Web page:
The role is critical in delivering the Olympiad Summer School, a residential program held at ANU in Canberra from January 2 to 25, 2020. It also involves travelling with and supporting the eight-member team competing at the Asian Physics Olympiad from May 10 to 18 in Taiwan next year.

This is a casual part-time position available for one year, with the possibility of extension.

For further information or to discuss the position please email or call Ruth Carr on 02 6125 6275

Hidden Physicists – featuring Mark Turner

This section features a different physics graduate each month and highlights the surprising places they’ve ended up.

Name: Mark Turner, PhD

Employer: Turner Laser Systems LLC (, a silicon valley start-up founded in 2018 that provides laser micro-machining solutions to high-tech manufacturing companies.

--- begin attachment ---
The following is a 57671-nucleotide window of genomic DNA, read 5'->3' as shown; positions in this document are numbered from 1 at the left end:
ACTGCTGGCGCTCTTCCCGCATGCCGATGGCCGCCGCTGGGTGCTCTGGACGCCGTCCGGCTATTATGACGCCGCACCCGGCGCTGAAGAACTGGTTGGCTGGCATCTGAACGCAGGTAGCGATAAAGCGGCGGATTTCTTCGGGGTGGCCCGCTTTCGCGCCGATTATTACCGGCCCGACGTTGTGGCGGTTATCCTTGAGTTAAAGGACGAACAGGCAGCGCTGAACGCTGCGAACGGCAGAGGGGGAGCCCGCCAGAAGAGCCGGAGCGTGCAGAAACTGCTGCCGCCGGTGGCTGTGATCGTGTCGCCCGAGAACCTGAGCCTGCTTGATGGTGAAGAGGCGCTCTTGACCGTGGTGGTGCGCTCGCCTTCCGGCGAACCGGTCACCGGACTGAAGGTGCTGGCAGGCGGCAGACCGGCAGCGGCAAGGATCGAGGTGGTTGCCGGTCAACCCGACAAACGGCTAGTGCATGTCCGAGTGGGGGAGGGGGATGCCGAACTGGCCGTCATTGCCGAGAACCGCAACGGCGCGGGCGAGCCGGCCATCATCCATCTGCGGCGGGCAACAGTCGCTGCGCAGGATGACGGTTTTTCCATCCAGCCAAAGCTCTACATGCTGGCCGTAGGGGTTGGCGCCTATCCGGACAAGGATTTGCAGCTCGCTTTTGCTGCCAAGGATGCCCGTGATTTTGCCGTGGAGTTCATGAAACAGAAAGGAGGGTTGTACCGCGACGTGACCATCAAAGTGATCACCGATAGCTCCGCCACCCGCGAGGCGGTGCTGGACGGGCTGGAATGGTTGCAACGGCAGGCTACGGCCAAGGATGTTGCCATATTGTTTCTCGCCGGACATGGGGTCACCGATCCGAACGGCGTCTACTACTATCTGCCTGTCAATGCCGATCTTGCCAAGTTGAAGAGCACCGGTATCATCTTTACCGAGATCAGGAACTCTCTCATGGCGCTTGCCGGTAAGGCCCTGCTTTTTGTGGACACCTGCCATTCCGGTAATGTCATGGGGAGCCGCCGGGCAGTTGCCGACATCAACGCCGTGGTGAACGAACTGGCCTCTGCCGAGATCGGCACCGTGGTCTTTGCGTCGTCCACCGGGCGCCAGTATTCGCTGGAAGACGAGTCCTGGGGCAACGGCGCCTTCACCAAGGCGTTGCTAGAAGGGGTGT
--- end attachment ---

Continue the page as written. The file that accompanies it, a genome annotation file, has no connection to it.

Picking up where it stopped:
“Our philosophy is to educate customers in laser technology and work with them to find the best process solution for their manufacturing needs. We then translate this knowledge, confidence and experience into robust industrial manufacturing systems, enabling our customers to bridge the gap between product concept and manufacturing success.”

What does your work involve?

“As the CEO of a small technology start-up I have to perform many tasks, including technical sales, marketing, business development, engineering, laser process development and leadership. It is a fun and rewarding experience but also requires huge dedication and commitment, taking a lot of time and energy.

“I often spend a part of my day in our laser laboratory that is set up to perform R&D experiments for our customers who are looking to evaluate laser processing for their manufacturing needs. Each month we have new projects, new lasers and new customer products we are working on.

“My most valuable role however is to build relationships with equipment suppliers, manufacturing partners and our customers. I spend half my time visiting customers, learning about their products and understanding their manufacturing challenges.”